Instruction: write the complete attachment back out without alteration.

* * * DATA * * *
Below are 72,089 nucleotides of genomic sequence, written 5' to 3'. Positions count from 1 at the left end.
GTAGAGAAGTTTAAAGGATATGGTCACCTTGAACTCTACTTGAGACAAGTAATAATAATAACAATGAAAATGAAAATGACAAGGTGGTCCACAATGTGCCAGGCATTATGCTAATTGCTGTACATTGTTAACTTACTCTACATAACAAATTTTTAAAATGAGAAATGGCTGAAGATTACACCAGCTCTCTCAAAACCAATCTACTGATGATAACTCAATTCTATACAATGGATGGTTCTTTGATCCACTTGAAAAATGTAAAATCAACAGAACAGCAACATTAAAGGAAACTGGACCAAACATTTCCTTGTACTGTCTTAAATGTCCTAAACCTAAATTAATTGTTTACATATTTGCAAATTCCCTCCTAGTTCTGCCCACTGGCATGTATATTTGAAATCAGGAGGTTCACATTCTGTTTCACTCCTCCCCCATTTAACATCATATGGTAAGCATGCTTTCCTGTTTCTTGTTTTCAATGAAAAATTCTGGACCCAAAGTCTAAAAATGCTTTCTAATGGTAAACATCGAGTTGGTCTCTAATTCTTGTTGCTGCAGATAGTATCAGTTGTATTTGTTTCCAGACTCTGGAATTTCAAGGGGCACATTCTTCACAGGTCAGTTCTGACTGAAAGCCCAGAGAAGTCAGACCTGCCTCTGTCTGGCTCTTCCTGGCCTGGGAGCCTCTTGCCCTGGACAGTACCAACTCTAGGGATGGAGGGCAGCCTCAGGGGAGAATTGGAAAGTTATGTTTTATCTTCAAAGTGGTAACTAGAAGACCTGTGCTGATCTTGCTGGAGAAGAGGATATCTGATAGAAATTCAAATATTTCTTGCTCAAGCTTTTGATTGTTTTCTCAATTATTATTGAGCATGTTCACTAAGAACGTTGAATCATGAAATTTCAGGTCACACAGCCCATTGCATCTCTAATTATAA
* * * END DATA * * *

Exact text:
Below are 72,089 nucleotides of genomic sequence, written 5' to 3'. Positions count from 1 at the left end.
GTAGAGAAGTTTAAAGGATATGGTCACCTTGAACTCTACTTGAGACAAGTAATAATAATAACAATGAAAATGAAAATGACAAGGTGGTCCACAATGTGCCAGGCATTATGCTAATTGCTGTACATTGTTAACTTACTCTACATAACAAATTTTTAAAATGAGAAATGGCTGAAGATTACACCAGCTCTCTCAAAACCAATCTACTGATGATAACTCAATTCTATACAATGGATGGTTCTTTGATCCACTTGAAAAATGTAAAATCAACAGAACAGCAACATTAAAGGAAACTGGACCAAACATTTCCTTGTACTGTCTTAAATGTCCTAAACCTAAATTAATTGTTTACATATTTGCAAATTCCCTCCTAGTTCTGCCCACTGGCATGTATATTTGAAATCAGGAGGTTCACATTCTGTTTCACTCCTCCCCCATTTAACATCATATGGTAAGCATGCTTTCCTGTTTCTTGTTTTCAATGAAAAATTCTGGACCCAAAGTCTAAAAATGCTTTCTAATGGTAAACATCGAGTTGGTCTCTAATTCTTGTTGCTGCAGATAGTATCAGTTGTATTTGTTTCCAGACTCTGGAATTTCAAGGGGCACATTCTTCACAGGTCAGTTCTGACTGAAAGCCCAGAGAAGTCAGACCTGCCTCTGTCTGGCTCTTCCTGGCCTGGGAGCCTCTTGCCCTGGACAGTACCAACTCTAGGGATGGAGGGCAGCCTCAGGGGAGAATTGGAAAGTTATGTTTTATCTTCAAAGTGGTAACTAGAAGACCTGTGCTGATCTTGCTGGAGAAGAGGATATCTGATAGAAATTCAAATATTTCTTGCTCAAGCTTTTGATTGTTTTCTCAATTATTATTGAGCATGTTCACTAAGAACGTTGAATCATGAAATTTCAGGTCACACAGCCCATTGCATCTCTAATTATAA